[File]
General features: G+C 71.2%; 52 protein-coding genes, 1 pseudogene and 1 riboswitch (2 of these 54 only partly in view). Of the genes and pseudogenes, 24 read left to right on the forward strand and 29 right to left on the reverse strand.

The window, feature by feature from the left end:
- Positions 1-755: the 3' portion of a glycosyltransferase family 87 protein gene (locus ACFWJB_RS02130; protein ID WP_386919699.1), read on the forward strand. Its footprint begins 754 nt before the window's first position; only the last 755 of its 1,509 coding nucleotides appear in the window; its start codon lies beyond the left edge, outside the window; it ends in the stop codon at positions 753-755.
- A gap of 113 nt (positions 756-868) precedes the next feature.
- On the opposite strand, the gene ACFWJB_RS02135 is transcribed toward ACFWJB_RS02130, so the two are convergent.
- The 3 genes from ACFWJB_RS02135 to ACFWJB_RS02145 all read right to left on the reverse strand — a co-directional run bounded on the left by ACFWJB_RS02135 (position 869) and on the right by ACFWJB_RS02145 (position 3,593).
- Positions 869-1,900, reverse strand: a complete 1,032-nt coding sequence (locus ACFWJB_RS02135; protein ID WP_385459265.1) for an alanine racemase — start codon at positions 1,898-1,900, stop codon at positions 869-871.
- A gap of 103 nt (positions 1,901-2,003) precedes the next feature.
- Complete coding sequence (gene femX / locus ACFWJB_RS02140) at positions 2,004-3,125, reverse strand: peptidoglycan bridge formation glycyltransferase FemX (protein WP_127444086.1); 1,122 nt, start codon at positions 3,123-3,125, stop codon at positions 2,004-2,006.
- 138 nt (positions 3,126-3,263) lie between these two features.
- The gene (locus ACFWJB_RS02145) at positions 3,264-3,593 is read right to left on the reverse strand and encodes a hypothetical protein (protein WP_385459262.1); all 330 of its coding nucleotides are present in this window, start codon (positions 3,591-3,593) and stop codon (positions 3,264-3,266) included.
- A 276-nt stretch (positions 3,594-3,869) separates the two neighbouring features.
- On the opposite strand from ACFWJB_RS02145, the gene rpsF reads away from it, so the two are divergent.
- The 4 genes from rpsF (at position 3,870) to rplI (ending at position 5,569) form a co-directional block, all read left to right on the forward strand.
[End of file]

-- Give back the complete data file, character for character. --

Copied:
General features: G+C 71.2%; 52 protein-coding genes, 1 pseudogene and 1 riboswitch (2 of these 54 only partly in view). Of the genes and pseudogenes, 24 read left to right on the forward strand and 29 right to left on the reverse strand.

The window, feature by feature from the left end:
- Positions 1-755: the 3' portion of a glycosyltransferase family 87 protein gene (locus ACFWJB_RS02130; protein ID WP_386919699.1), read on the forward strand. Its footprint begins 754 nt before the window's first position; only the last 755 of its 1,509 coding nucleotides appear in the window; its start codon lies beyond the left edge, outside the window; it ends in the stop codon at positions 753-755.
- A gap of 113 nt (positions 756-868) precedes the next feature.
- On the opposite strand, the gene ACFWJB_RS02135 is transcribed toward ACFWJB_RS02130, so the two are convergent.
- The 3 genes from ACFWJB_RS02135 to ACFWJB_RS02145 all read right to left on the reverse strand — a co-directional run bounded on the left by ACFWJB_RS02135 (position 869) and on the right by ACFWJB_RS02145 (position 3,593).
- Positions 869-1,900, reverse strand: a complete 1,032-nt coding sequence (locus ACFWJB_RS02135; protein ID WP_385459265.1) for an alanine racemase — start codon at positions 1,898-1,900, stop codon at positions 869-871.
- A gap of 103 nt (positions 1,901-2,003) precedes the next feature.
- Complete coding sequence (gene femX / locus ACFWJB_RS02140) at positions 2,004-3,125, reverse strand: peptidoglycan bridge formation glycyltransferase FemX (protein WP_127444086.1); 1,122 nt, start codon at positions 3,123-3,125, stop codon at positions 2,004-2,006.
- 138 nt (positions 3,126-3,263) lie between these two features.
- The gene (locus ACFWJB_RS02145) at positions 3,264-3,593 is read right to left on the reverse strand and encodes a hypothetical protein (protein WP_385459262.1); all 330 of its coding nucleotides are present in this window, start codon (positions 3,591-3,593) and stop codon (positions 3,264-3,266) included.
- A 276-nt stretch (positions 3,594-3,869) separates the two neighbouring features.
- On the opposite strand from ACFWJB_RS02145, the gene rpsF reads away from it, so the two are divergent.
- The 4 genes from rpsF (at position 3,870) to rplI (ending at position 5,569) form a co-directional block, all read left to right on the forward strand.